Your scissors work their way around my ears,
munching my hair like lettuce: thin crunches
that, when the cold steel lays flat
to the temporal bone, sound exactly like
the crackling cartilage under my thumbs
when I work on a difficult shoulder.
You would think a cottonwood tree in Spring,
throwing down wisps of white and gray.
I sweep it up afterwards. Barely enough
to line a mouse's nest. My son's thick brown stuff
fills the dustpan: he could fit out
every bird and rodent in Portland. Or
you might think
of the frayed cuffs of a gray silk shirt
useless now for going out, but still
sweet enough to toy with absently
when the afternoon sun is vanishing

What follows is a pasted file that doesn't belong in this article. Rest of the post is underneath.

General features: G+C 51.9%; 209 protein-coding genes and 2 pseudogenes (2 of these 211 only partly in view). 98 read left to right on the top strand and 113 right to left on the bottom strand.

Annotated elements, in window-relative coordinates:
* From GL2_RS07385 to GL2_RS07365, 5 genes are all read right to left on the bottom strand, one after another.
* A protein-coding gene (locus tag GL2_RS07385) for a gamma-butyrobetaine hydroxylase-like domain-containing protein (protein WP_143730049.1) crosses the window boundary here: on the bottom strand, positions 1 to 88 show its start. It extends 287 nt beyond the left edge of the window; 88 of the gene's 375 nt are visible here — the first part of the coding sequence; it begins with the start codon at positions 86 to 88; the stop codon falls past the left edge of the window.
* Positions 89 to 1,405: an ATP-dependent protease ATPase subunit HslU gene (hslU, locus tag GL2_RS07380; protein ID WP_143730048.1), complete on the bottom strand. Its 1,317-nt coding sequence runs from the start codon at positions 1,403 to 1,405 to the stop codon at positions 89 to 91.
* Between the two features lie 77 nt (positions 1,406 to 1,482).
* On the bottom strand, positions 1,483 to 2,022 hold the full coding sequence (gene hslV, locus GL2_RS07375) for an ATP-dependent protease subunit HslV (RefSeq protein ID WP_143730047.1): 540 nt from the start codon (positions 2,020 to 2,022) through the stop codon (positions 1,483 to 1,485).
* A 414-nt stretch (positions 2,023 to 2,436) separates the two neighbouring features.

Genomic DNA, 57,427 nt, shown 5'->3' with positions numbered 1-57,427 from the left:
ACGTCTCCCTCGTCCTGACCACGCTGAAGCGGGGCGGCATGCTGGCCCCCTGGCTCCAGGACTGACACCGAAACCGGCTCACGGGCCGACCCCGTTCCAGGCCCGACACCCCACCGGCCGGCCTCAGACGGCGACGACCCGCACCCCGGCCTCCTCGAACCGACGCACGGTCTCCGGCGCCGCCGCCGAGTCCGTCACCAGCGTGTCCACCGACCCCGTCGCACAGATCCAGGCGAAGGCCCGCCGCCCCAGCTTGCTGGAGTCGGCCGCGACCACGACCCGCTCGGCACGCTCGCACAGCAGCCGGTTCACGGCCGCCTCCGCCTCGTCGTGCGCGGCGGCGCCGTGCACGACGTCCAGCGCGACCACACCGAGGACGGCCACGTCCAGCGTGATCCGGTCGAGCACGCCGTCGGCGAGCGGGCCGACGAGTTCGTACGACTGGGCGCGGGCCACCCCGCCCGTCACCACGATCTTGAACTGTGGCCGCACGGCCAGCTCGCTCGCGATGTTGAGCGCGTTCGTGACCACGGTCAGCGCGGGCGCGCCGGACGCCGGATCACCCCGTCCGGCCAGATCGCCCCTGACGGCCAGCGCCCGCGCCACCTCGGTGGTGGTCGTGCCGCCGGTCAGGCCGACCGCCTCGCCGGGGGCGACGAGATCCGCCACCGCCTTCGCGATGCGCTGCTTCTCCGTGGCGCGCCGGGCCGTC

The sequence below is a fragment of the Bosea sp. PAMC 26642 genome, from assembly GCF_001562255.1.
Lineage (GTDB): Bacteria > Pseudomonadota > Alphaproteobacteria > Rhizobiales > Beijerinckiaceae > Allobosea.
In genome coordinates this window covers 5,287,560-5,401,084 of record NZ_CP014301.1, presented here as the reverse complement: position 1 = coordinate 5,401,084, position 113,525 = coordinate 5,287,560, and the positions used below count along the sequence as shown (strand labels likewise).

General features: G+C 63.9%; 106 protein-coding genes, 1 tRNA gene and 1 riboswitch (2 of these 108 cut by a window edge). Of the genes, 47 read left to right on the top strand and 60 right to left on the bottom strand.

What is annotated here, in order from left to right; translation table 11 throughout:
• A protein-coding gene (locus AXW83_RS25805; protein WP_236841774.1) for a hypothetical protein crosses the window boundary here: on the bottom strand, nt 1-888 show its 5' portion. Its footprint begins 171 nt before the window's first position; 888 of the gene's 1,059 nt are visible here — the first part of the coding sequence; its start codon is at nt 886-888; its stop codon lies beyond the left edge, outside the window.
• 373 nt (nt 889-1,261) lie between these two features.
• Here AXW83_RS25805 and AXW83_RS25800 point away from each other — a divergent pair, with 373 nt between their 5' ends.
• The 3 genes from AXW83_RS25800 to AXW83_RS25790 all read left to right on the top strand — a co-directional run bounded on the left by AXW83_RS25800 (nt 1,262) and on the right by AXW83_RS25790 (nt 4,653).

behind laid courses of cloud. Or --
listen, the truth is
no one's going to think of it all.
Get a shower, man. Wipe down your table.
Think of all you ever knew or dreamed
about working a guarded sacrum:
How with one hand on the ribs,
and one palm cradling the iliac crest,
you will gently, gently begin to rock
the whole frame. Casting off at last.
The same wind that takes
the cottonwood floss over the fence
and that builds Marpa's tower of cloud
to hide the sun, the same wind that
fills the sails of that bloody stubborn bark
easing slowly down the skids into the water:
the very same wind is carrying
in sly hidden packets of transparent air
the crimson, the scarlet, the ruby
screaming red into your blood.
Breathe deep. Be an old man: be a
wicked impossible infusion of red
into the pale world.
In response to this Morning Porch post.